Session Type: ACR Poster Session A
Session Time: 9:00AM-11:00AM
The association of dietary patterns with knee symptoms and MRI detected structures in patients with knee osteoarthritis (OA)
This study aimed to examine the cross-sectional and longitudinal associations of dietary patterns with knee symptoms and structures in knee OA patients.
Participants were from a subset of a randomised, placebo-controlled trial in Tasmania , who had symptomatic knee OA and vitamin D deficiency at baseline and received 50,000IU vitamin D3 (N= 129) or placebo (N= 132) monthly for 24 months (aged 63.0 ± 7.2 years). Baseline diet was assessed by the Anti-Cancer Council of Victoria food frequency questionnaire. At baseline and 24 months, knee symptoms were assessed using WOMAC index and knee structures using MRI. Factor analysis was used to identify dietary patterns. Each participant received a score for each dietary pattern, with a higher score indicating a great intake of food composing that pattern. Associations between dietary pattern scores and knee OA outcomes were examined using multivariable linear regressions with adjustment for age, sex, BMI/change in BMI, treatment arm, total energy intake and physical activity.
Three dietary patterns were identified: “western pattern”, characterised by high intakes of processed food, chips and wine, “vegetable and meat pattern”, characterised by high intakes of vegetables, red meat and beers, and “healthy pattern”, characterised by high intakes of vegetables, legumes, nuts, fish, fruits and wholegrain. Participants with higher healthy pattern or vegetable and meat pattern scores had lower baseline WOMAC function scores (β: -54.0, 95% CI: -99.9 to -8.1 and -58.7, -10.9 to -0.8, respectively), and also had lower baseline total WOMAC scores (β: -69.4, 95% CI: -131.4 to -7.4 and -76.5, -144.7 to -8.3, respectively). Baseline western pattern scores were not associated with either total WOMAC or WOMAC function scores. Healthy pattern or vegetable and meat pattern scores were not associated in WOMAC scores over 24 months, but higher western pattern scores were associated with increased total WOMAC scores and WOMAC function scores (β: 118.4, 95% CI: 25.2 to 111.6 and 101.8, 36.2 to 167.4, respectively) over 24 months. In multivariable analyses, dietary patterns were not significantly associated with any knee structure cross-sectionally or longitudinally.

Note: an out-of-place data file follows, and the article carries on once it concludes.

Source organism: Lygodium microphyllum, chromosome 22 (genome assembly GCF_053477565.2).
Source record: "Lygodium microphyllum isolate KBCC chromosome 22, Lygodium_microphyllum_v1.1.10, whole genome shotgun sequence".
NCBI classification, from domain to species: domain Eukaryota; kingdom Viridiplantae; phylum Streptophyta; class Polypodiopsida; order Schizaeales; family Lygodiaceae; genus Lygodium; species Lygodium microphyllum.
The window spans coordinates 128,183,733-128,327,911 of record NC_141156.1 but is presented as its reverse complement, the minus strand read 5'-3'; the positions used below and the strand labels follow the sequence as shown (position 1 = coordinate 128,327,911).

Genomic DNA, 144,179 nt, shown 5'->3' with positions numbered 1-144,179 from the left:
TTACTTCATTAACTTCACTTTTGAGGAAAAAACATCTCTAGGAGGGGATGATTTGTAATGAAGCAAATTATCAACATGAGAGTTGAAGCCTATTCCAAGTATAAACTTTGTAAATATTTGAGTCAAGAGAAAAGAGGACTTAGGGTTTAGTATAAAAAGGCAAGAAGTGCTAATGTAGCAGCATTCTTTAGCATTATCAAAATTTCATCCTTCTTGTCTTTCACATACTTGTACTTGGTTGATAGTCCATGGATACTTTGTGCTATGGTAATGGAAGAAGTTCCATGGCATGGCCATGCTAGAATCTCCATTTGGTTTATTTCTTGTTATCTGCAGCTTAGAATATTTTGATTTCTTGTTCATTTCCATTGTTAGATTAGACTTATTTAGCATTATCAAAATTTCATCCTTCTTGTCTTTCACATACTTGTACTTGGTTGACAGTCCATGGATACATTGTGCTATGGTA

These results suggest that maintaining a healthy dietary pattern may have beneficial effects on knee function, whereas maintaining a western pattern may contribute to increased functional disability over time in knee OA patients. The evidence does not suggest that dietary patterns affect knee structure.
Figure 1. Rotated factor loading for the three dietary patterns.
To cite this abstract in AMA style:Zheng S, Wu F, Cicuttini F, Wluka AE, Aitken D, Winzeberg T, Blizzard L, Jones G, Ding C. The Association of Dietary Patterns with Knee Symptoms and MRI Detected Structures in Patients with Knee Osteoarthritis (OA) [abstract]. Arthritis Rheumatol. 2018; 70 (suppl 10). https://acrabstracts.org/abstract/the-association-of-dietary-patterns-with-knee-symptoms-and-mri-detected-structures-in-patients-with-knee-osteoarthritis-oa/. Accessed September 29, 2020.
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ACR Meeting Abstracts - https://acrabstracts.org/abstract/the-association-of-dietary-patterns-with-knee-symptoms-and-mri-detected-structures-in-patients-with-knee-osteoarthritis-oa/